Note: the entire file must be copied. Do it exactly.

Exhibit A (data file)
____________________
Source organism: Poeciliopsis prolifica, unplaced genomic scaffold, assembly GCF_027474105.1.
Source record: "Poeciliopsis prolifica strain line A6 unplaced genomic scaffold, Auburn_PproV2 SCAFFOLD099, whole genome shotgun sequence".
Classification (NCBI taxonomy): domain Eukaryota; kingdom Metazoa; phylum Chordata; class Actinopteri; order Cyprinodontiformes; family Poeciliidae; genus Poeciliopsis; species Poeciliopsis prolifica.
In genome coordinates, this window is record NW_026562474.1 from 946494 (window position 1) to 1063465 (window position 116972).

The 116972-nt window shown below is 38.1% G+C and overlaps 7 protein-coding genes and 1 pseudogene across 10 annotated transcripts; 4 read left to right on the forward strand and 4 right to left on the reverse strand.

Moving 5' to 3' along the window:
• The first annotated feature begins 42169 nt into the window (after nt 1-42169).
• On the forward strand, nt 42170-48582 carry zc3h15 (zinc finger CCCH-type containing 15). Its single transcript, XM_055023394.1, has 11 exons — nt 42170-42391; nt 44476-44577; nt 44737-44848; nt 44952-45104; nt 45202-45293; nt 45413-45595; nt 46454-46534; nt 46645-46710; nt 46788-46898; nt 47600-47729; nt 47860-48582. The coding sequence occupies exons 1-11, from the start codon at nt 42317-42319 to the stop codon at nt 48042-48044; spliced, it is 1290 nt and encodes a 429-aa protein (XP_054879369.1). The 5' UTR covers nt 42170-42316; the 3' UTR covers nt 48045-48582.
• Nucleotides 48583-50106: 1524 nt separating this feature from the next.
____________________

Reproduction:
Source organism: Poeciliopsis prolifica, unplaced genomic scaffold, assembly GCF_027474105.1.
Source record: "Poeciliopsis prolifica strain line A6 unplaced genomic scaffold, Auburn_PproV2 SCAFFOLD099, whole genome shotgun sequence".
Classification (NCBI taxonomy): domain Eukaryota; kingdom Metazoa; phylum Chordata; class Actinopteri; order Cyprinodontiformes; family Poeciliidae; genus Poeciliopsis; species Poeciliopsis prolifica.
In genome coordinates, this window is record NW_026562474.1 from 946494 (window position 1) to 1063465 (window position 116972).

The 116972-nt window shown below is 38.1% G+C and overlaps 7 protein-coding genes and 1 pseudogene across 10 annotated transcripts; 4 read left to right on the forward strand and 4 right to left on the reverse strand.

Moving 5' to 3' along the window:
• The first annotated feature begins 42169 nt into the window (after nt 1-42169).
• On the forward strand, nt 42170-48582 carry zc3h15 (zinc finger CCCH-type containing 15). Its single transcript, XM_055023394.1, has 11 exons — nt 42170-42391; nt 44476-44577; nt 44737-44848; nt 44952-45104; nt 45202-45293; nt 45413-45595; nt 46454-46534; nt 46645-46710; nt 46788-46898; nt 47600-47729; nt 47860-48582. The coding sequence occupies exons 1-11, from the start codon at nt 42317-42319 to the stop codon at nt 48042-48044; spliced, it is 1290 nt and encodes a 429-aa protein (XP_054879369.1). The 5' UTR covers nt 42170-42316; the 3' UTR covers nt 48045-48582.
• Nucleotides 48583-50106: 1524 nt separating this feature from the next.